A closing of the jails, he said, “would be very bad for us as the nearest holding facility would be Cumberland County in Portland. We wouldn’t be arresting lots of people, that’s for sure.”

He said “book and bail” is a possibility but even that would tie an officer up for two to three hours to handle the whole booking process and wait for a bail commissioner to get there. If they had to transport, it would add another hour on.

“Ideally we would have more officers on a shift,” he said, “but that costs money.”

He further noted that his station isn’t a secure facility and not ideal for “book and bail.”


“I was against the consolidation in the first place and it really isn’t working. Oxford County spends a lot of time on the road [transporting to Two Bridges] … they are constantly back and forth with prisoners.

Prisoners not only have to be transported to the full-time jail, they have to be brought back and forth for court.

“I think we can come up with something better,” said Tibbetts, “if everyone involved sat down and put their heads together.”


The proposal creates a Maine Jail Commission with an executive director, a few paid staffers and a seven-member board of directors appointed by the governor. The commission will control funding for the jails.

Each of three regional authorities will have an administrator and a board of directors of 12 members consisting of county commissioners, sheriffs, members of the DOC and the members of the public.


The DOC says the new plan would better utilize bed space in the system. It cited only two of the jails had overcrowding issues in October 2017 — Androscoggin and Penobscot — resulting in more than 500 empty beds in the system.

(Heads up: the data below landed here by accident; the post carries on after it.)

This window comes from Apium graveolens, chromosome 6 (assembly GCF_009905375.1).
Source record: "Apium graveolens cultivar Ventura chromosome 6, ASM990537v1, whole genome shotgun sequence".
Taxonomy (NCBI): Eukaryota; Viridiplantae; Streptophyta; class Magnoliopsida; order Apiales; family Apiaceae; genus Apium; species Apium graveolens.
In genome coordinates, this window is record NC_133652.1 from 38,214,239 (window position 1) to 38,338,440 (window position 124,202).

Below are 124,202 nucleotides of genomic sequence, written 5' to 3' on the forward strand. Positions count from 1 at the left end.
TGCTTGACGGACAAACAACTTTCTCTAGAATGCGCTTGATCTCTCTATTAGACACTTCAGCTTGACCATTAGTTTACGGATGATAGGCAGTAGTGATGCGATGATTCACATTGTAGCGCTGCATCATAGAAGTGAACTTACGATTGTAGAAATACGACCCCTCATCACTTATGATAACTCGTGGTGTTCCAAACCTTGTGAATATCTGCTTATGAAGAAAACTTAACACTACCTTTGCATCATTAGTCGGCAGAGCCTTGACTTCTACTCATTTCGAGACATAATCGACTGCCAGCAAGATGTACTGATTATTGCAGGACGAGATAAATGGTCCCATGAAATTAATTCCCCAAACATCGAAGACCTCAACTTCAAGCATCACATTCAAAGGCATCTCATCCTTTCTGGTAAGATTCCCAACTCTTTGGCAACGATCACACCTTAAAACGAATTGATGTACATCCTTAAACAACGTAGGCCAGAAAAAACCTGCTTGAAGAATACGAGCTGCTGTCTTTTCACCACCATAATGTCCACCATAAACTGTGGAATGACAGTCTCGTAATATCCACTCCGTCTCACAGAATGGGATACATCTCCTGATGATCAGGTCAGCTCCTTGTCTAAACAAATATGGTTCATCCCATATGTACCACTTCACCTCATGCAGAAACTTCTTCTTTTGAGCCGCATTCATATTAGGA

“Under the regional approach, even with the closure of 1-2 facilities per region,  these beds become available at no additional cost,” according to the report.

According to the model shared with the committee, Androscoggin and Oxford would send its inmates to Cumberland County, which, according to the DOC estimates, has 231 available beds.

Grohman said greater savings could be achieved with employment, mental health and substance abuse programs in jails.

The DOC admits the plan  may not be without flaws.

“This proposal may not be perfect, but the administration of sound public policy shall not be based on perfection; perfect shall not be the enemy of good public policy,” according to the report.


This is the latest plan to overhaul the county jail system. In 2008, the legislature created the Board of Corrections as a compromise between county and state control.

A critic of the system, Gov. Paul LePage said it provided the counties with no incentives to cut costs. The system collapsed in 2015 when the governor refused to to fill the vacancies on the board.

Current jail funding costs approximately $80 million a year. The counties pay $62 million of that with the state picking up the rest.

The DOC did not respond to requests to comment for this story.

A.M. Sheehan contributed to this report.